Audio Transcript:

Marco Werman: I’m Marco Werman and this is The World, a co-production of the BBC World Service, PRI, and WGBH Boston. Over the weekend, rallies were held across Ukraine to remember the man who wrote these words:

[Andrey Kurkov reads poem]
Bury me, be done with me,
Rise and break your chain,
Water your new liberty
With blood for rain.
Then, in the mighty family
Of all men that are free,
May be sometimes, very softly
You will speak of me?

Werman: The final lines of “The Testament”, by Ukrainian poet, Taras Shevchenko. Yesterday would have been his 200th Birthday, and his words resonate strongly with many Ukrainians now, during the crisis with Russia. But Taras Shevchenko is also hardwired into the Ukranian soul. That’s what Ukranian writer Andrey Kurkov says, and he, by the way, read Shevchenko’s poem for us.

Andrey Kurkov: He’s a great poet in Ukraine, and he wrote also in Russian, poetry, but his Ukranian poetry, his Ukrainian language became the basis for Ukrainian literary language, for Ukrainian literature. He was the serf, He was actually a slave who had a very difficult destiny. He became also some kind of symbol for uprising, for the desire to be free, for the whole of Ukraine.

Werman: So give us a quick bio. I know that he was born about 200 years ago. Who is he?

Kurkov: Well, he was born in Kiev’s region as a serf to a landowner, Engelgardt. He lost his mother I think when he was 7 or 8 years old, and when he was 12, his father died. He wanted to learn, but of course, there was no school, so he was helped by a local monk. At some point, he started going to monks who were painting icons, to help them, and he learned basics of painting or drawing from them. And for many people, actually, he is also a very great artist.

Werman: When Shevchenko started writing poetry, what kind of topics did he deal with?

Kurkov: He started writing poetry very early. It was always poems about Ukraine, about difficult destiny of Ukraine men and women, about his beloved Ukraine with is not independent, which is controlled by Moscow, and you can find lots of lines in his poems again Moscow and, of course, against the Tsar.

Werman: When you talk about the difficult destiny that he kind of talked about in his poetry for Ukrainian men and women, what did he mean?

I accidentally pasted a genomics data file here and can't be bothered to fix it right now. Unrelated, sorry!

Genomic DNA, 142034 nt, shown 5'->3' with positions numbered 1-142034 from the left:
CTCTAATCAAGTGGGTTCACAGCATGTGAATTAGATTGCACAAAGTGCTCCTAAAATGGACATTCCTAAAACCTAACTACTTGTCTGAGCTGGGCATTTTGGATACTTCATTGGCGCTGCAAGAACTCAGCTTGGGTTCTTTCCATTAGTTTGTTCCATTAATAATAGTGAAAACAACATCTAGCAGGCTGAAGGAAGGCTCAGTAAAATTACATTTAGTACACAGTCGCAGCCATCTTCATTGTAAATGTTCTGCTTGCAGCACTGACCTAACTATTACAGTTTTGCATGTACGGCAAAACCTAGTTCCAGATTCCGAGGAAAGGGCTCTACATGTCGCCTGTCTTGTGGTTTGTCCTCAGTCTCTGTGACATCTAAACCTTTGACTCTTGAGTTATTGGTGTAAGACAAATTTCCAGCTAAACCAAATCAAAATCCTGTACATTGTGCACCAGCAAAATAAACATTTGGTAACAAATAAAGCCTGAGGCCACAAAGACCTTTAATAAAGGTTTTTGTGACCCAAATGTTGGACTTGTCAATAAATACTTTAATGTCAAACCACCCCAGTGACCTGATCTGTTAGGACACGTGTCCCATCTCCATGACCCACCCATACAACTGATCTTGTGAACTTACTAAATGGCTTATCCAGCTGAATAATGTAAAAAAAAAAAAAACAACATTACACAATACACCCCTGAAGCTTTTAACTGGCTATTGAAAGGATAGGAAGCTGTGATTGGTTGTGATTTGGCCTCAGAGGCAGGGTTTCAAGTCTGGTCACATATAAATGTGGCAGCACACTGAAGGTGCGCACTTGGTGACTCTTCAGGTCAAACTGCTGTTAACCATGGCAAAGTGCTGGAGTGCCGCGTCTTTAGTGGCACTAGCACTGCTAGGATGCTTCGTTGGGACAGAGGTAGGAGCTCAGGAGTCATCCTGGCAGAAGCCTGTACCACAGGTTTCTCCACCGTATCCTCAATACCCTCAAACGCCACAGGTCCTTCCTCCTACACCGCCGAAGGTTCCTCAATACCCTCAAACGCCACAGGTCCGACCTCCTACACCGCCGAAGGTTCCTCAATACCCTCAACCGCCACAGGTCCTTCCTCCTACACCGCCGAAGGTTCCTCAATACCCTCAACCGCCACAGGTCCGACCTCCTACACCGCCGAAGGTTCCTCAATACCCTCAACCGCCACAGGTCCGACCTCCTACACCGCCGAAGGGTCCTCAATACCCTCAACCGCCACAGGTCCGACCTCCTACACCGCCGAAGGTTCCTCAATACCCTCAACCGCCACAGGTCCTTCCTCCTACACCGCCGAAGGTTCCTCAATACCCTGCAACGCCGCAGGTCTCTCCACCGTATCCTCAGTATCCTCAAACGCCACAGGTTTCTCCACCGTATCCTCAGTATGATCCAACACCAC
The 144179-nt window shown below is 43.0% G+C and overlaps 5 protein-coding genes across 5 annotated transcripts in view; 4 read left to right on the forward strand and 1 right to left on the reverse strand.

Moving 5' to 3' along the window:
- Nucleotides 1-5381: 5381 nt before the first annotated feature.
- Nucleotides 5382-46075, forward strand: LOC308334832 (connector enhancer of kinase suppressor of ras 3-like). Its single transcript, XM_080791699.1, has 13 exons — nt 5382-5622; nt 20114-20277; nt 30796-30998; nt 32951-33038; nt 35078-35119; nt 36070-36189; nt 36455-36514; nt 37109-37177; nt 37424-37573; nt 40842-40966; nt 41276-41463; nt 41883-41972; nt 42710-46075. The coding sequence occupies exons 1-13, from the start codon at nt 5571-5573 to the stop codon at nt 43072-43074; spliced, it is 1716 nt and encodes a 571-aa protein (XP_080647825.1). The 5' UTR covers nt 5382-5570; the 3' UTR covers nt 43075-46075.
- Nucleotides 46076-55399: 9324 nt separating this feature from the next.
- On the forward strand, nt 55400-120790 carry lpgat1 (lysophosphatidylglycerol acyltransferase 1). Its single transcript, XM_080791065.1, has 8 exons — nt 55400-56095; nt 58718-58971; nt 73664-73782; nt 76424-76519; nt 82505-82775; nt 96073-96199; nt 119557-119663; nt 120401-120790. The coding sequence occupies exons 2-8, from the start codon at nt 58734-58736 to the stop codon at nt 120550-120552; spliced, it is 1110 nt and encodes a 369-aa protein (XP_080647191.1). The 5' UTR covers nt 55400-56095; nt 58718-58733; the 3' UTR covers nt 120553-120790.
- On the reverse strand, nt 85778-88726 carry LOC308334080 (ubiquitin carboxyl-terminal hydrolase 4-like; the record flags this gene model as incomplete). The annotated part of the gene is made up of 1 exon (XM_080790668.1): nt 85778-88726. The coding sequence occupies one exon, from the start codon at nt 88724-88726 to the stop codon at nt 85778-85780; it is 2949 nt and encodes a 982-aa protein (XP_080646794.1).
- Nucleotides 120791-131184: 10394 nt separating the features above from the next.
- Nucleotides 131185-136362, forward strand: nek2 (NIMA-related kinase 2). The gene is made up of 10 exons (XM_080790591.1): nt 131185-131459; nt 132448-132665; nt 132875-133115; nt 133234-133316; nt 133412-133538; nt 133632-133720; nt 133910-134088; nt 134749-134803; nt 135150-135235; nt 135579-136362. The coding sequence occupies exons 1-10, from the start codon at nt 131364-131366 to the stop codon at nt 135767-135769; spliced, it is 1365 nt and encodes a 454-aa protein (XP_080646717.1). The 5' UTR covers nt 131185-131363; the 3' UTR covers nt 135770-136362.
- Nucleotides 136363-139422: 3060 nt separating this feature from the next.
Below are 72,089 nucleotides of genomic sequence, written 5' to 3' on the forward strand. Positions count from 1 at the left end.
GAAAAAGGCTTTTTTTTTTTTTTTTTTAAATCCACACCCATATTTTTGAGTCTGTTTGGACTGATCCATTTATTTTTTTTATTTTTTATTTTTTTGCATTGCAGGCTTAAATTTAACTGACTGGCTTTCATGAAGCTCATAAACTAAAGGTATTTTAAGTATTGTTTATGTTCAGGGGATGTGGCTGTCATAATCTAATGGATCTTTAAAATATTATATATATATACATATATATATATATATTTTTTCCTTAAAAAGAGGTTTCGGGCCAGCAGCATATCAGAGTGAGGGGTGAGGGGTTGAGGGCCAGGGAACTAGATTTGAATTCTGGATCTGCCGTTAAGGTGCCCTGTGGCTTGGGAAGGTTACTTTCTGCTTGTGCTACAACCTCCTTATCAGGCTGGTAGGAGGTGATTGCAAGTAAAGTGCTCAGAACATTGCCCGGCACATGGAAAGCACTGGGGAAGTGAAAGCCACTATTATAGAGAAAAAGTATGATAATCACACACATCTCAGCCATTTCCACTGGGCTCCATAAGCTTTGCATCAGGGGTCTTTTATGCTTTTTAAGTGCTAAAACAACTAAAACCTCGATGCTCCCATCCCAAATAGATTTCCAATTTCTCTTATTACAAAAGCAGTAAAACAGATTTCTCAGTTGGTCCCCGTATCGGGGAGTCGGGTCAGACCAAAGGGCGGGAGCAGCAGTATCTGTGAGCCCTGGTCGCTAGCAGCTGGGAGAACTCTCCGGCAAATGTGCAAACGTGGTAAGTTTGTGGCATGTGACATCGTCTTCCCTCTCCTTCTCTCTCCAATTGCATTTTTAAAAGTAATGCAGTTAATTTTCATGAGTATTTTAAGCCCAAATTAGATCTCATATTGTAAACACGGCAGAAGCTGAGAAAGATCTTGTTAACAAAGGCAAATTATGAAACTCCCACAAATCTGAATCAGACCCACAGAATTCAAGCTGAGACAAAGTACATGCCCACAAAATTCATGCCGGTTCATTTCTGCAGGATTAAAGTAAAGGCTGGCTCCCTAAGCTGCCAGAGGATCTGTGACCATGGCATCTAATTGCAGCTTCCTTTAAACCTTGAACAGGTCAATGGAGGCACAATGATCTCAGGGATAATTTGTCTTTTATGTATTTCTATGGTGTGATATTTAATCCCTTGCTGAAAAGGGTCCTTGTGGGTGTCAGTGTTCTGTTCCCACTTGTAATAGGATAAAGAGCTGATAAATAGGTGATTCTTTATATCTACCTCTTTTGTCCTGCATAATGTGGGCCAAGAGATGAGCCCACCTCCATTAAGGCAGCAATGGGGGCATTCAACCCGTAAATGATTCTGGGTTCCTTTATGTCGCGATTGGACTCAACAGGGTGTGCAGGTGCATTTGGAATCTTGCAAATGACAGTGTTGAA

Kurkov: They are all slaves. They have to serve to Germans, to Russians, to Moscow’s Tsar, and they cannot be happy because they’re not free.

Werman: Is that a view of Ukrainians that you think Ukrainians still think is valid today?

Kurkov: Well, of course. I mean, it’s not legitimate for you anymore, but in today’s situation with Russia occupying Crimea, the poems of Shevchenko get the new, which is also the old meaning, that Moscow is trying to dominate and to control the destiny of Ukraine. Of course, he remains a father-figure for Ukrainian nations, spiritual father. But also, he was a spiritual father for Ukraianian nation in the Soviet time. The Soviet ideologies recognized him as the most important poet of Ukraine. He was taught in the schools. Children had to learn his poetry by heart. At the same time, on the 9th of March every year, the KGB officers and police would control who will lay flowers to his monuments all around Ukraine, because it was considered that the Nationalists of Ukraine and the Soviet activists would go with flowers to his monuments, and the pro-Soviet Ukraine intelligence would gather in [??] or upper houses to commemorate with the Communist party.

Werman: He died, interestingly, Andrey Kurkov, at a young age ; 47. And the story of his burial, I gather, is highly symbolic in Ukraine today.

Kurkov: He died in St. Petersburg, having planned actually to return to Ukraine. He was dreaming about coming back to Ukraine. And then, actually, when he died, his body was carried from St. Petersburg to Kiev. It was definitely a very symbolic act because, of course, there were lots of stops overnight, and all the places where the body layed became at that time some kind of shrines. In the very center of Kiev, just 20 meters from Mydon, where we had the pro-European protests. There is a small house also dedicated to him, which is also now part of his museum.

Werman: Just getting back briefly to those rallies yesterday, Andrey Kurkov, there are reports of violence at the rally in Sevastopol commemorating Shevchenko - Reports of attacks by Cossacks even. What do you make of this latest news?

I mean, Moscow was also publicly sort of celebrating his anniversary, but at the same time, the Russian government yesterday announced that if Taras Shevchenko were alive, [he] would not like today’s Ukraine and today’s Ukrainian politicians and their actions. Of course, I mean, his figure probably provokes hatred because it is so powerful and because it is used by the Ukrainians so much these days.

Werman: Andrey Kurkov, a Ukrainian writer, living in Kiev. Thank you very much for your thoughts on Taras Shevchenko. Appreciate it.

Thank you.